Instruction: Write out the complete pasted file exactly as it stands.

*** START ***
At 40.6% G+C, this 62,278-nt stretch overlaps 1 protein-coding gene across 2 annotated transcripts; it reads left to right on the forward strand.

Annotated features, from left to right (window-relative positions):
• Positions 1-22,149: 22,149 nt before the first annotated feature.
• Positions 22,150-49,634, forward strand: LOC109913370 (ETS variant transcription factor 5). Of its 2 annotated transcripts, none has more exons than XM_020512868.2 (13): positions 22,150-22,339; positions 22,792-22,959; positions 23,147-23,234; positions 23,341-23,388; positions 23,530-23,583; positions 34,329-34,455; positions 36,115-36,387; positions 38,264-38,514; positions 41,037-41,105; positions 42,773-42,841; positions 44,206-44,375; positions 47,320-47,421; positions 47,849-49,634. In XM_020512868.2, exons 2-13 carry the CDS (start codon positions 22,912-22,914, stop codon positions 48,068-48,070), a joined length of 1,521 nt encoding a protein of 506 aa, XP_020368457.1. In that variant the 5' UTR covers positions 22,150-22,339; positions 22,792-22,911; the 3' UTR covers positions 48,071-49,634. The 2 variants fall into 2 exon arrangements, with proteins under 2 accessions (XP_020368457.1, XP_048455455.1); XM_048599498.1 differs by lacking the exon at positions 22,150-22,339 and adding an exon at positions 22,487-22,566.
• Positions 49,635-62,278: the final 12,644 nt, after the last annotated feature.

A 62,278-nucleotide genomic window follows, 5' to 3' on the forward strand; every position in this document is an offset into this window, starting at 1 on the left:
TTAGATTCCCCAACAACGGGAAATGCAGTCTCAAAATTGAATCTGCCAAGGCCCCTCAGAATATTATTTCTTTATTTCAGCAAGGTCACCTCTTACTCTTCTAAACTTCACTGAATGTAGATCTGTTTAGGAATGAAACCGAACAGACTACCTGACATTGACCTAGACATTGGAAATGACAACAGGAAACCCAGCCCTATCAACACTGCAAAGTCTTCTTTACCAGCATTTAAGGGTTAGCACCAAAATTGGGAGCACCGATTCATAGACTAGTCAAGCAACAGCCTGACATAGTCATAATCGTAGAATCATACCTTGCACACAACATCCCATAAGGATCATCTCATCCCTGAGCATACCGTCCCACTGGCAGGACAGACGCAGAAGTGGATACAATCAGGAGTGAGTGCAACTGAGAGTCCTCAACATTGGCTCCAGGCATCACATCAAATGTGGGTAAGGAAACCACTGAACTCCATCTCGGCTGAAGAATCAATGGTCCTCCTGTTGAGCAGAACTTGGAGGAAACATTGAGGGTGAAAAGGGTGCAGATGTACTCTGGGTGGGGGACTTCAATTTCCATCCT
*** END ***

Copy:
At 40.6% G+C, this 62,278-nt stretch overlaps 1 protein-coding gene across 2 annotated transcripts; it reads left to right on the forward strand.

Annotated features, from left to right (window-relative positions):
• Positions 1-22,149: 22,149 nt before the first annotated feature.
• Positions 22,150-49,634, forward strand: LOC109913370 (ETS variant transcription factor 5). Of its 2 annotated transcripts, none has more exons than XM_020512868.2 (13): positions 22,150-22,339; positions 22,792-22,959; positions 23,147-23,234; positions 23,341-23,388; positions 23,530-23,583; positions 34,329-34,455; positions 36,115-36,387; positions 38,264-38,514; positions 41,037-41,105; positions 42,773-42,841; positions 44,206-44,375; positions 47,320-47,421; positions 47,849-49,634. In XM_020512868.2, exons 2-13 carry the CDS (start codon positions 22,912-22,914, stop codon positions 48,068-48,070), a joined length of 1,521 nt encoding a protein of 506 aa, XP_020368457.1. In that variant the 5' UTR covers positions 22,150-22,339; positions 22,792-22,911; the 3' UTR covers positions 48,071-49,634. The 2 variants fall into 2 exon arrangements, with proteins under 2 accessions (XP_020368457.1, XP_048455455.1); XM_048599498.1 differs by lacking the exon at positions 22,150-22,339 and adding an exon at positions 22,487-22,566.
• Positions 49,635-62,278: the final 12,644 nt, after the last annotated feature.

A 62,278-nucleotide genomic window follows, 5' to 3' on the forward strand; every position in this document is an offset into this window, starting at 1 on the left:
TTAGATTCCCCAACAACGGGAAATGCAGTCTCAAAATTGAATCTGCCAAGGCCCCTCAGAATATTATTTCTTTATTTCAGCAAGGTCACCTCTTACTCTTCTAAACTTCACTGAATGTAGATCTGTTTAGGAATGAAACCGAACAGACTACCTGACATTGACCTAGACATTGGAAATGACAACAGGAAACCCAGCCCTATCAACACTGCAAAGTCTTCTTTACCAGCATTTAAGGGTTAGCACCAAAATTGGGAGCACCGATTCATAGACTAGTCAAGCAACAGCCTGACATAGTCATAATCGTAGAATCATACCTTGCACACAACATCCCATAAGGATCATCTCATCCCTGAGCATACCGTCCCACTGGCAGGACAGACGCAGAAGTGGATACAATCAGGAGTGAGTGCAACTGAGAGTCCTCAACATTGGCTCCAGGCATCACATCAAATGTGGGTAAGGAAACCACTGAACTCCATCTCGGCTGAAGAATCAATGGTCCTCCTGTTGAGCAGAACTTGGAGGAAACATTGAGGGTGAAAAGGGTGCAGATGTACTCTGGGTGGGGGACTTCAATTTCCATCCT